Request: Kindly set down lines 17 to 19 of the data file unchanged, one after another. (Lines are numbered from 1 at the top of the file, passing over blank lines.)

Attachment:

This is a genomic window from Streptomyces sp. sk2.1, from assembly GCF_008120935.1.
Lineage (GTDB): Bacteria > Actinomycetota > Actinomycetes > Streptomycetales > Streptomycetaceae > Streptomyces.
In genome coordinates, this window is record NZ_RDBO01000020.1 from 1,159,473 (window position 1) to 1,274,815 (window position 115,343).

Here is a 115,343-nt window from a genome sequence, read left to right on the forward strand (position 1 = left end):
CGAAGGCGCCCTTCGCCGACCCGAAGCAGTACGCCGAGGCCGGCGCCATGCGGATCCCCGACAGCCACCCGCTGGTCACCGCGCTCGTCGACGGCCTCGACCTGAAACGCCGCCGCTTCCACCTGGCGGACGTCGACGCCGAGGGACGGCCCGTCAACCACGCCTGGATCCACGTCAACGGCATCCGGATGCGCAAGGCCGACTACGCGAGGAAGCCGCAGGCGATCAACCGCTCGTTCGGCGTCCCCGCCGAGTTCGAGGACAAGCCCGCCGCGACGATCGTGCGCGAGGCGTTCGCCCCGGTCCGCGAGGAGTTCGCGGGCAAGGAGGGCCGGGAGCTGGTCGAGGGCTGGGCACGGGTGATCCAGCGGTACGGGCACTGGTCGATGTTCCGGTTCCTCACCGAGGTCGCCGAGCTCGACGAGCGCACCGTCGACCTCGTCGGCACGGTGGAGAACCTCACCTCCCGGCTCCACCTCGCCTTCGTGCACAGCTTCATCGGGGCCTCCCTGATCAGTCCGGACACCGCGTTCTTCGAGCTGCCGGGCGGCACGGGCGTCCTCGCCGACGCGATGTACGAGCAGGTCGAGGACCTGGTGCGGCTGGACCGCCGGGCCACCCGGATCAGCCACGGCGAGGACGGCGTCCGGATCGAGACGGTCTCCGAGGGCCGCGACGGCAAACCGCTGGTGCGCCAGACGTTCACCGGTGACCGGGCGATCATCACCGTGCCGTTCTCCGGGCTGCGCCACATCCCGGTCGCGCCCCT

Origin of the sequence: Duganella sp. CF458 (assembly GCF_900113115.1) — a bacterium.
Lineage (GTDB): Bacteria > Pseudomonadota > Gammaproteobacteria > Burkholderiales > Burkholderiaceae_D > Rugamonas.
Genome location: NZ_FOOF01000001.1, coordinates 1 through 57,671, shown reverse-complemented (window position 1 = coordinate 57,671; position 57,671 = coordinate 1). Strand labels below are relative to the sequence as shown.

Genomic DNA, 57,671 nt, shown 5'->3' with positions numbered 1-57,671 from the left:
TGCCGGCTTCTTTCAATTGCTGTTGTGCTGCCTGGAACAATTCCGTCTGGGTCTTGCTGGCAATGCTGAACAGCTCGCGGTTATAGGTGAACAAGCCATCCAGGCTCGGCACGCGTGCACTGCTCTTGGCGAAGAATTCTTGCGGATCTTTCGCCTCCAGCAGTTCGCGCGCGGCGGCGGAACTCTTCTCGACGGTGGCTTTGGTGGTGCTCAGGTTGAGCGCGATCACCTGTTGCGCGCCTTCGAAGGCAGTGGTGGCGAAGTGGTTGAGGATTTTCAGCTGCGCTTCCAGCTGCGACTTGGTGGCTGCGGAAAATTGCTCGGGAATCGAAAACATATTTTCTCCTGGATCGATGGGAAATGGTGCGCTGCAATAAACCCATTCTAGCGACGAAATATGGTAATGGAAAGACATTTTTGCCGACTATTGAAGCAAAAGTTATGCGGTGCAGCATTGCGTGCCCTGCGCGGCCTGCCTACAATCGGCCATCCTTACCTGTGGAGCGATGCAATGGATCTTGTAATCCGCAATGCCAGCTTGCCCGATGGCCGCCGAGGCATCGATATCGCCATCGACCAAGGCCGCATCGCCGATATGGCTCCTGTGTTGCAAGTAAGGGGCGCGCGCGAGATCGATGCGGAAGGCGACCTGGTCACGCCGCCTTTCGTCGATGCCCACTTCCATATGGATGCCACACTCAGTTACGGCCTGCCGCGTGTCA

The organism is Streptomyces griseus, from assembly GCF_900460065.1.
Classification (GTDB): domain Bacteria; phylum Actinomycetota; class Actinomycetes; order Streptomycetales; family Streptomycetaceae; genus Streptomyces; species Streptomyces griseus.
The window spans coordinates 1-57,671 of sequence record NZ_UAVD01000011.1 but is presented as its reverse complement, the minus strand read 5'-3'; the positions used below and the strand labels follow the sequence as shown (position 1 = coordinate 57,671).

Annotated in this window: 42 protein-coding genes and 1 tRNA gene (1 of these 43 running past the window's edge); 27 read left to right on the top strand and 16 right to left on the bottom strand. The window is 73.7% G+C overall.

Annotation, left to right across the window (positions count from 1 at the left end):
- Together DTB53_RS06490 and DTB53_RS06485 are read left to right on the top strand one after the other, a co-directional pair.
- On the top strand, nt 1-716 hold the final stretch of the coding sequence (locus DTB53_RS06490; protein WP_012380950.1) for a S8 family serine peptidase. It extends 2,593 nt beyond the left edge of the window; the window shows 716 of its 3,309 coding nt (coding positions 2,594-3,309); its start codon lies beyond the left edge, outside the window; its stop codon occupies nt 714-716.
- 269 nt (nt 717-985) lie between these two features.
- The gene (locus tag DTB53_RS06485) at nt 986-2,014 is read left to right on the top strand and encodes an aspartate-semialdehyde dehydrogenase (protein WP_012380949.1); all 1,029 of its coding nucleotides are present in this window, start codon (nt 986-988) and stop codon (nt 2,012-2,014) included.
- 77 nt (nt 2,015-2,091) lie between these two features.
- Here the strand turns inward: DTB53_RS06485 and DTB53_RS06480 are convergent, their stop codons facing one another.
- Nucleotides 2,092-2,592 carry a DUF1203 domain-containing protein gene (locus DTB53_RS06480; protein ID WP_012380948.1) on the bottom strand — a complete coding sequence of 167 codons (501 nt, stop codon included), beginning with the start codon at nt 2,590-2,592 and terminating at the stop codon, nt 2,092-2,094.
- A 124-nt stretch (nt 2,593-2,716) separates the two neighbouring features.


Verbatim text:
- On the top strand, nt 1-716 hold the final stretch of the coding sequence (locus DTB53_RS06490; protein WP_012380950.1) for a S8 family serine peptidase. It extends 2,593 nt beyond the left edge of the window; the window shows 716 of its 3,309 coding nt (coding positions 2,594-3,309); its start codon lies beyond the left edge, outside the window; its stop codon occupies nt 714-716.
- 269 nt (nt 717-985) lie between these two features.
- The gene (locus tag DTB53_RS06485) at nt 986-2,014 is read left to right on the top strand and encodes an aspartate-semialdehyde dehydrogenase (protein WP_012380949.1); all 1,029 of its coding nucleotides are present in this window, start codon (nt 986-988) and stop codon (nt 2,012-2,014) included.